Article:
This doesn’t preclude trying to be an exception but it does mean that more often than not, one will have to accept that they are the rule and then – let it go.

“We can change our reality,” Cat said.

But we can’t. Reality is. Sometimes all we can choose is our reactions and how to live within the reality. There are some realities that can’t be let go. They can only be managed.

Managed isn’t the best term, I’ll admit, but there are experiences that stick even though we have let them go.

Will is dead. I have a dead first husband. Not much I can do with that. Very little to work with. Certainly can’t change it.

But I can acknowledge it and let it go, knowing that its effect on me is permanent and that “letting go” might have to be revisited periodically throughout my life.

Same holds true for my classmate. If she had not been able to regain the use of her arm, she would still have had to let the experience go and live within the parameters of her altered reality.

I don’t know if Patanjali addresses this later on, but letting go is a process and it can take years or a lifetime. The choice – I believe – is the attempt to let go in the first place or to cling and not bother.

If you want page views, you should use the phrase “outing myself” somewhere in it or talk about dead people. Although the latter is usually the bigger draw here, I’ve had amazing results with the former this week though I suppose they are technically one in the same.

The last hour of training this last weekend was wiled away with Patanjali. I didn’t have much to say out loud. My opinions on life, energy and the transformation of true self (some people refer to that last as “soul”) are not fully formed and stray far afield of generally recognized lines. Mostly, I listen. Most of the others in the training are younger than I am, many of them could easily be my daughters had I been an early mother. I recognize a lot of passions and ideas that I’ve long since discarded. I am struck by the optimism and that’s a feat because I’ve always found it difficult not to err on the side of Pollyanna’s dreams.

A few things.

First was something I touched on in a reply to Sharon’s comment yesterday.

It’s easy to believe that you have the answers. Read a little Yoga Sutra. Cultivate a yoga practice. Eat quinoa and shun milk for soy. Enlightenment!

No, not really. There is a common feel to the Yoga Sutras. Issues we grapple with today can easily be addressed within its teachings. But that’s so with most philosophical/religious texts that have stood the test of time. The bible. The Koran. The Talmud. Even some of the timeless literature, The Iliad, Cinderella (did you know that every culture has its own version of her story? every single one.) Human beings are complex in their utter simplicity.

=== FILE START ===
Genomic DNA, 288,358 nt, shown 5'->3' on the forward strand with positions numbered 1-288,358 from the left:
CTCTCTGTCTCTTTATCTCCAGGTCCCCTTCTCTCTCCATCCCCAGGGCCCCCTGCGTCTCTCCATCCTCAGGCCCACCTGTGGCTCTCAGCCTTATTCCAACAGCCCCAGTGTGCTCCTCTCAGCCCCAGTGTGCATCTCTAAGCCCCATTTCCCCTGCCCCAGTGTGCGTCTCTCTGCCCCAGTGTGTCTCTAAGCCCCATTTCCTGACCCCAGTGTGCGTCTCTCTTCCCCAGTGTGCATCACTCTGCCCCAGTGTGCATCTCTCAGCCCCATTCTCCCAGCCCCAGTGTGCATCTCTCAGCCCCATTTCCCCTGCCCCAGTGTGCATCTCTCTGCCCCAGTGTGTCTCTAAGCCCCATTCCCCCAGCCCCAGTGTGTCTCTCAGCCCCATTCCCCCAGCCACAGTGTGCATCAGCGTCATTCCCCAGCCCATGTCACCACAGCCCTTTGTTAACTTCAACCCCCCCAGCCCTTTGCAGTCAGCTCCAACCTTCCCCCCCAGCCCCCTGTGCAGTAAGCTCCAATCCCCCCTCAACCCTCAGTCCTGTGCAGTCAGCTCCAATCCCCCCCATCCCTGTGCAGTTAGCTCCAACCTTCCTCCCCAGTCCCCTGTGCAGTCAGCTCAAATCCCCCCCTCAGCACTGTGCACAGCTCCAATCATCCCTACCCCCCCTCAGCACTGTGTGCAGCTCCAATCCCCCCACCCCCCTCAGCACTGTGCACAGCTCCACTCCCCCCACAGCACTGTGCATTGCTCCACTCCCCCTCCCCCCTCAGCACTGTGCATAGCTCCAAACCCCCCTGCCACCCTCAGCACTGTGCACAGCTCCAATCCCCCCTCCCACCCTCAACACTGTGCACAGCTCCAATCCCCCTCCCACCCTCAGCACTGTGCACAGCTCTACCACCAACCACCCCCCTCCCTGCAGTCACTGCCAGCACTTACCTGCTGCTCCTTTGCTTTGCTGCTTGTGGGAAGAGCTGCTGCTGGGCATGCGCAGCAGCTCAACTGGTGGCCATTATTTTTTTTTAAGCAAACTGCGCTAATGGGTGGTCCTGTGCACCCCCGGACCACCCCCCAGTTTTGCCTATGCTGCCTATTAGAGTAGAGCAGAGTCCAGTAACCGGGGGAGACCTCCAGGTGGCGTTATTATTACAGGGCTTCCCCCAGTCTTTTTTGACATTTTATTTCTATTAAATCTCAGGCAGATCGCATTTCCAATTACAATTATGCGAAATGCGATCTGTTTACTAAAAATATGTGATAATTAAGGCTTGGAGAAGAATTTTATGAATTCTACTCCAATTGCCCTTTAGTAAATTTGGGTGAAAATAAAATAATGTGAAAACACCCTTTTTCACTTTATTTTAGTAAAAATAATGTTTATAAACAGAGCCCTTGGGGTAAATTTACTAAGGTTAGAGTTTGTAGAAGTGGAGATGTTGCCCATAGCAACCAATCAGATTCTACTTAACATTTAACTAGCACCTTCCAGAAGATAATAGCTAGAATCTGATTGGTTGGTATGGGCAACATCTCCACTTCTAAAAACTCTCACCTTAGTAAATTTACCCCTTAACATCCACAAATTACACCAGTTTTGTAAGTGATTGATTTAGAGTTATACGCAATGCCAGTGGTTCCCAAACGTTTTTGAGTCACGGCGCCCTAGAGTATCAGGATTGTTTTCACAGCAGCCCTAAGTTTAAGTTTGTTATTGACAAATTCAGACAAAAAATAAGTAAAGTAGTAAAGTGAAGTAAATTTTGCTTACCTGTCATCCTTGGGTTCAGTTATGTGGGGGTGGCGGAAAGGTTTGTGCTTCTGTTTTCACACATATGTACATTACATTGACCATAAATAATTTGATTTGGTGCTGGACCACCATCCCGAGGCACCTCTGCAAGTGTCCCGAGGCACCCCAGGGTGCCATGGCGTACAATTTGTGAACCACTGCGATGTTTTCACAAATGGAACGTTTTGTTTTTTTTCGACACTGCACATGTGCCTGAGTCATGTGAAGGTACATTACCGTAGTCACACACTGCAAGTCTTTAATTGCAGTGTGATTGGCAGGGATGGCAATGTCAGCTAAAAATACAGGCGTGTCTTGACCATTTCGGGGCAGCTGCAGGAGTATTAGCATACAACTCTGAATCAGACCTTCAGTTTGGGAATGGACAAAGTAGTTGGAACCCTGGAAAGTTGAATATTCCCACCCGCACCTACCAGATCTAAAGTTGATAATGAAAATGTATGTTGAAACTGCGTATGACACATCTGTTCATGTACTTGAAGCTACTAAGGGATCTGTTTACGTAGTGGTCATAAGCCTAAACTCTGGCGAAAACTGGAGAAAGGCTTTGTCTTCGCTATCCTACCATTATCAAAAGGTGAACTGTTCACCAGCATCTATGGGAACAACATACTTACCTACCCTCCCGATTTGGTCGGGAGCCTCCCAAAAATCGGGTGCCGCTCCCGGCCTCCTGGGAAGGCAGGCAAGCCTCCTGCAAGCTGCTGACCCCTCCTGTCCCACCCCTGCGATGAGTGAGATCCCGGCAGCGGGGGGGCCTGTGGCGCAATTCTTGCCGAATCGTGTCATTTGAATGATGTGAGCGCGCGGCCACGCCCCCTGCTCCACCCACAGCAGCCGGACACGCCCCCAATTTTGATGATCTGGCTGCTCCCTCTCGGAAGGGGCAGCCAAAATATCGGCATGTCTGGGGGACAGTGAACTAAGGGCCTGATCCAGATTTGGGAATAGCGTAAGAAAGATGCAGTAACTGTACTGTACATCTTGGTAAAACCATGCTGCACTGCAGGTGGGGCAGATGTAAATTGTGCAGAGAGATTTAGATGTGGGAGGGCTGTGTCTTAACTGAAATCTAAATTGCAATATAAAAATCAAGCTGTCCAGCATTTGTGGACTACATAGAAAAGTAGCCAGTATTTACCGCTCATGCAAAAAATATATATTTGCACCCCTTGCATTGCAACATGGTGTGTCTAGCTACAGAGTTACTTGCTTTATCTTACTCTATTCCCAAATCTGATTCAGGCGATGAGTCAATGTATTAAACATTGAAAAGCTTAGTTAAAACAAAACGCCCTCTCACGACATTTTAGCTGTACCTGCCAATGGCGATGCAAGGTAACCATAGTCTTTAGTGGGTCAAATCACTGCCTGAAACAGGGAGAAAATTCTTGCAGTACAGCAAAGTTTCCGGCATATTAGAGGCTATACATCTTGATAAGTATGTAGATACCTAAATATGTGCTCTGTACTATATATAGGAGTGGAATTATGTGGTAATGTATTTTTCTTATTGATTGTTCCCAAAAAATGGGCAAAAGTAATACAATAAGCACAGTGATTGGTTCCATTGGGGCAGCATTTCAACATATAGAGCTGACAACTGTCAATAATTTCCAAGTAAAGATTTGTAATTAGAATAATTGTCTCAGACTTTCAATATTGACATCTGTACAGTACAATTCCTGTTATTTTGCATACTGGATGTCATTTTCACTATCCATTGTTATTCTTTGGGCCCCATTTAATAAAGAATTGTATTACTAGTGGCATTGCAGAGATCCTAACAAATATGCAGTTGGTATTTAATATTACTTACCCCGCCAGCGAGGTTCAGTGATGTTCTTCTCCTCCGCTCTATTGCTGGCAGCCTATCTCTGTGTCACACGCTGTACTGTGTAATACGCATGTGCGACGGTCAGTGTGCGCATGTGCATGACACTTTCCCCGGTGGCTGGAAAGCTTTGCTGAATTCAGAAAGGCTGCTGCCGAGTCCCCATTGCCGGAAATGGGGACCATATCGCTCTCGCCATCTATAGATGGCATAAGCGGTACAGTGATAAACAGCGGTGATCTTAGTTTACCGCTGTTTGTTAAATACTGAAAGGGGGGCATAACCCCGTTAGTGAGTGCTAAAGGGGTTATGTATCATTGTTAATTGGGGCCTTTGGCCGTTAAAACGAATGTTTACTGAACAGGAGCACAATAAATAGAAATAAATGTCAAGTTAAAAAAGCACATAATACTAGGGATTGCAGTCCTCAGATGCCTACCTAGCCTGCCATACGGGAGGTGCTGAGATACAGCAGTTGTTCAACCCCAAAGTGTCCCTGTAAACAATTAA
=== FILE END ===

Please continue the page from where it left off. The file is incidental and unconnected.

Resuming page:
Yoga is a good path for the me as I am at this point in time. I would never speculate in detail about decade from now, but I feel safe saying that I will still be following this path or at the very least, a tributary.

But I have no answers. Sorry. I won’t be jumping into guru mode or overlaying sutra on my experiences or vice versa. The margin for serious error is too high.

Monks in Tibet sit around with sutra-like texts and debate it. I am a bit skeptical of my own ability to do much more than merely relate to it and pick up a theme here and there to run with. Apply it to others? Not so much.

The other thing that came up was the whole “religion” problem that yoga has. It clearly has meta-physical roots. One doesn’t have to read to far in before the “g” word comes up.

One young lady, who reminds me of DNOS and Edie in some ways because she has this tiger aura about her, brought up the fact that it is simply disrespectful to gloss over the religion in yoga. One doesn’t have to personally embrace it to gain from a yoga practice but to ignore or disparage it is … rude.

Rude is not the word I would use. I would say “arrogant”. In a very white sort of way. But I’m a fallen away American, and the my adopted country folk are often kinder than I am in their assessments of things.

Finally, our instructor, Kat, talked about the Hugging Guru who’s achieved such a level of  “yoga” in terms of non-attachment (quite different from “detachment”) that she radiates joy. A person can physically feel it radiating from her being like a soul heat lamp. Even before she is seen, people can feel her. A lightness permeates them and once in her presence, a single hug is a bath of love. As a result of this – um – enlightenment? – she really embodies what Kat described as “being in the world but not of it”. Therefore, this woman has caretakers. People who make sure that her physical needs are met, that she gets to where she needs to be when, and that no harm comes to her.

Not most people’s reality.


I realized, and not for the first time, that it comes pretty darn close to mine. And that can’t be an accident, can it?